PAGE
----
In an earlier post, I identified ISO20022 as a model-driven success story. Here, I give some other examples of model-driven from e-Government and telecommunications. They are not all at the same level of maturity, but the reason why a model-driven approach makes sense is the same.
How to Add OCL Rules in MagicDraw
June 7th, 2012
There are lots of good reasons for adding rules to models, and lots of good reasons for writing the rules in OCL (see e.g. Jordi Cabot’s post on OCL and the Nomos post on Getting Benefit from OCL Rules with Nomos).
But what are the mechanics of adding rules into a modelling environment. Here’s how it’s done in MagicDraw. You’ll find similar mechanisms in other modelling environments.
This example uses MagicDraw Enterprise edition 17.0.1.
Let’s assume you have created the very simple model shown in the OCL Examples post in MagicDraw.
Add a Constraint Rule
To add an OCL rule to the Payment class, select the class in Magicdraw (this is the ‘context’). Right click and select ‘New->Element->Constraint’.
A new constraint rule appears in the tree under the selected class.
Type in a Name
Type in a name for the rule on the tree e.g. FrenchCurrency.
Write the rule in Natural Language
Always write the rule in english (or another spoken language) first. We always define constraints as Validation Rules, and use the ‘error message’ field to add a natural language description. The error message field is only available if you stereotype the constraint as a validationRule. But you could create a Comment under the constraint and add the description there. In fact, sometimes we add both an error message and a higher level business description in a Comment.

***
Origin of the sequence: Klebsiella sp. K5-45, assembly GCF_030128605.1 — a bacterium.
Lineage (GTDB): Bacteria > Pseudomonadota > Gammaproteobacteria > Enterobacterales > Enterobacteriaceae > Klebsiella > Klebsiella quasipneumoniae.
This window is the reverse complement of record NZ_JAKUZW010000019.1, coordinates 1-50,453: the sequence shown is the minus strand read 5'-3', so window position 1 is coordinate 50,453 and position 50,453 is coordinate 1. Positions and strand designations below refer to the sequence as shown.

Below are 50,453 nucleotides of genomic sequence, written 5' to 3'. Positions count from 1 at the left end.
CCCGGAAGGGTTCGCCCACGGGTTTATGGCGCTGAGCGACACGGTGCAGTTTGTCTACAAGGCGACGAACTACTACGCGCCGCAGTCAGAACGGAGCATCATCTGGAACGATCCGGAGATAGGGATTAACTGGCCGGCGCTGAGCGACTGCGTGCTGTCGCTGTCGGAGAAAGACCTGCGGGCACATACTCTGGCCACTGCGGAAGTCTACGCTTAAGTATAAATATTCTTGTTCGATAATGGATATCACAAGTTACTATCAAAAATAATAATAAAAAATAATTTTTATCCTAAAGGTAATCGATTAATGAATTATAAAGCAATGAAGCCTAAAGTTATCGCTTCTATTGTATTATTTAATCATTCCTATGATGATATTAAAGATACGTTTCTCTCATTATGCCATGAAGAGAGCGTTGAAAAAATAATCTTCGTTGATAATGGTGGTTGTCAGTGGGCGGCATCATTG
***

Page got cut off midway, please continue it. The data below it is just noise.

To make the constraint a validation rule, select the new constraint in the tree, right click, select Stereotype, and tick ‘Validation Rule’. You can type the first letter of the stereotype, v, to quickly find the right stereotype – saves scrolling through a long list of stereotypes.
If you are using the Cameo OCL Transformer, stereotype the constraint as OCLTransformerValidationRule.
Now double click the constraint in the tree. The constraint dialog opens.
To add the description, click on the ‘Error Message’ field. Type directly into the entry box, or click on the ‘…’ button and type the message into a dialog.
If the country is France, the currency must be euro
If you are using the Cameo OCL Transformer, you will also need to provide a name in ‘ruleset’ field.
Add the OCL Expression
OCL gets added to the Specification field in the Constraint dialog. When you click on the Specification entry field, a ‘…’ button appears. Click to open the Specification dialog.
For Language, select ‘OCL2.0’.
Now type the OCL into the dialog:
Country = ‘france’ implies Currency = ‘EUR’
That’s it. An OCL rule has been created.
To create a second rule
Creating a second rule is much easier. Just copy and paste the first rule. Then edit the rule name, the Error Message and the OCL. This saves on a few of the steps.
(Note: you can also manage your rules in a separate package in the model, rather than adding the rules to their ‘context’. Just add constraint rules to a package, and select the context in the Constraint dialog.)
Watch out for our post on how to view OCL in the MagicDraw generic table. Makes it easy to view related rules together.
If you want to turn OCL rules captured in MagicDraw into executable rulesets and use the rulesets in development and test environments, contact us about our Cameo OCL Transformer product.